Wednesday Walkthrough: Norma Gregory, Black Miners Museum

Black and white drawing of four men wearing helmets with head torches against a dark background.
Henry Moore, Pit Boys at Pithead, 1942. Drawing. Courtesy: Hepworth Wakefield (Wakefield City Art Gallery): presented by the War Artists' Advisory Committee 1947
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Join us for a Wednesday Walkthrough – a gallery tour where artists, experts, researchers and academics give short talks in their field of expertise relating to the concepts explored in our exhibition.

In this Walkthrough Norma Gregory will give a talk around the themes of our current exhibition Hollow Earth: Art, Caves & the Subterranean Imaginary. Norma has a passion for history education and interprets diverse heritage through creative arts to inspire and enlighten others with new insights of the past through a re-examination of underexplored or misrepresented aspects of heritage. We will spend some time looking at the exhibition before reconvening for a group discussion about the themes and imagery found in the gallery.

About the event

Free. Limited Capacity.

Booking is required.

We are unable to provide British Sign Language interpretation for this event.

The duration of the event is one and a half hour. A rest break is not included. Seating is available.


Find information about getting here and our building access and facilities here.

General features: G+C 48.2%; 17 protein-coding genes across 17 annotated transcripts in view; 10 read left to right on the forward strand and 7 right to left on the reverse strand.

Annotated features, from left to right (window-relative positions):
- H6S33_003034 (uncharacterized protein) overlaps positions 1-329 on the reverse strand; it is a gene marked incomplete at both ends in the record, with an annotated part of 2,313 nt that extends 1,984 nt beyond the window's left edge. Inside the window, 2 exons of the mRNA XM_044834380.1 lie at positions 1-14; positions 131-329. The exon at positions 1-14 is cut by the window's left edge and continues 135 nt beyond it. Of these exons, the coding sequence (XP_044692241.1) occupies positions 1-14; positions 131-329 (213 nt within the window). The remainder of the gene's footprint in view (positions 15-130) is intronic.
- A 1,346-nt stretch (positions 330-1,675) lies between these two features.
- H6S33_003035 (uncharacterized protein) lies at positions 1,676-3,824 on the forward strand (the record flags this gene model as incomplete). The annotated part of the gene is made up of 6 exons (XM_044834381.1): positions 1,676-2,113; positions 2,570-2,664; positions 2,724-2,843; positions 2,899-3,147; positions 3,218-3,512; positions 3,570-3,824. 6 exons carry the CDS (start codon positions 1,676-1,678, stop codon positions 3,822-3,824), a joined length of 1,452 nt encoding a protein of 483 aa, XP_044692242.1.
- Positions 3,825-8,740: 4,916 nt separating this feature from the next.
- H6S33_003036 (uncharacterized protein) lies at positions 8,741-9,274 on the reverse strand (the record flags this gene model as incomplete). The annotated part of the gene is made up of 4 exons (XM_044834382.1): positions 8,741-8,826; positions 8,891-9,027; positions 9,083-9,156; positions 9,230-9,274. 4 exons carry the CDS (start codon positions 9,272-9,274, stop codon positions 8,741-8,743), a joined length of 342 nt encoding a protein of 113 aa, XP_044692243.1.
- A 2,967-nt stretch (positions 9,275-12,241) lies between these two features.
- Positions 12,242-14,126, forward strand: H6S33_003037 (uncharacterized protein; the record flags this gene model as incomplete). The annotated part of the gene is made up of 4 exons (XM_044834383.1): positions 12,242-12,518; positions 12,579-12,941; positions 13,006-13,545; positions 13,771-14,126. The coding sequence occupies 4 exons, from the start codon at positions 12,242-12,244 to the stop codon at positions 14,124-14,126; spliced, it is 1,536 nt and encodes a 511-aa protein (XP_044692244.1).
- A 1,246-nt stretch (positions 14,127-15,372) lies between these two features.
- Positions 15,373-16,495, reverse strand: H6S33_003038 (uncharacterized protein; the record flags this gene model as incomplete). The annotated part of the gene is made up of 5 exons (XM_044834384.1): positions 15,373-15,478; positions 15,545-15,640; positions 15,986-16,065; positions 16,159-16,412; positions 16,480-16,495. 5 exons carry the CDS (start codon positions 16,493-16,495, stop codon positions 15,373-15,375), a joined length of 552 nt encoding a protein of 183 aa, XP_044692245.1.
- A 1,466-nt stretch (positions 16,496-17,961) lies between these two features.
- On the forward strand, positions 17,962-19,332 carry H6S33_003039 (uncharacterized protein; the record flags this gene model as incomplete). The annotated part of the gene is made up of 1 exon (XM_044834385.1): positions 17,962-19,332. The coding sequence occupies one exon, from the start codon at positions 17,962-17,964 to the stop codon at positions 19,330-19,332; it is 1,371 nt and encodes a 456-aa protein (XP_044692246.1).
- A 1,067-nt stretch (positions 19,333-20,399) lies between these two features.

Speakers will use microphones.

This event is wheelchair accessible.

There are no audio descriptions for this event.

If you have any questions around access or have specific access requirements we can accommodate, please get in touch with us by emailing or phoning 0115 948 9750.

Safety during your visit

Please do not attend this event if you/someone in your household is currently COVID-19 positive, has suspected symptoms or awaiting test results.

Staff and visitors are welcome to wear a face mask in all areas.

Norma Jacqueline Gregory (MA, BA, PGCE, PG Cert.) is a historian, social history arts curator and broadcaster with extensive experience specialising in African-Caribbean Diaspora education through creative arts, in relation to the British context. She has studied at the Royal College of Arts (London), UCL (London), University of Nottingham, St Mary’s Univeristy Twickeham, (London) among others.

Supported by: